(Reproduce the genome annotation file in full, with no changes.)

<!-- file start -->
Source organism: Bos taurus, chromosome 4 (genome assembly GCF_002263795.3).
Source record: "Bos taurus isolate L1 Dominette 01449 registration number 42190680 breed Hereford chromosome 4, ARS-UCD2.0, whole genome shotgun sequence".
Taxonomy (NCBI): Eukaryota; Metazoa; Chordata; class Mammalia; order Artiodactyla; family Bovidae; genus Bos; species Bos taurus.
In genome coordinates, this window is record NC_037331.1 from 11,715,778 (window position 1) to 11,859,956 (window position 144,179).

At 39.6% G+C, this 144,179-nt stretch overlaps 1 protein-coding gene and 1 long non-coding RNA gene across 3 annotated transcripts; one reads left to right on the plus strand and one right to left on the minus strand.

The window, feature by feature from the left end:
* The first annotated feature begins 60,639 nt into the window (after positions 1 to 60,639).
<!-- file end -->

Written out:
Source organism: Bos taurus, chromosome 4 (genome assembly GCF_002263795.3).
Source record: "Bos taurus isolate L1 Dominette 01449 registration number 42190680 breed Hereford chromosome 4, ARS-UCD2.0, whole genome shotgun sequence".
Taxonomy (NCBI): Eukaryota; Metazoa; Chordata; class Mammalia; order Artiodactyla; family Bovidae; genus Bos; species Bos taurus.
In genome coordinates, this window is record NC_037331.1 from 11,715,778 (window position 1) to 11,859,956 (window position 144,179).

At 39.6% G+C, this 144,179-nt stretch overlaps 1 protein-coding gene and 1 long non-coding RNA gene across 3 annotated transcripts; one reads left to right on the plus strand and one right to left on the minus strand.

The window, feature by feature from the left end:
* The first annotated feature begins 60,639 nt into the window (after positions 1 to 60,639).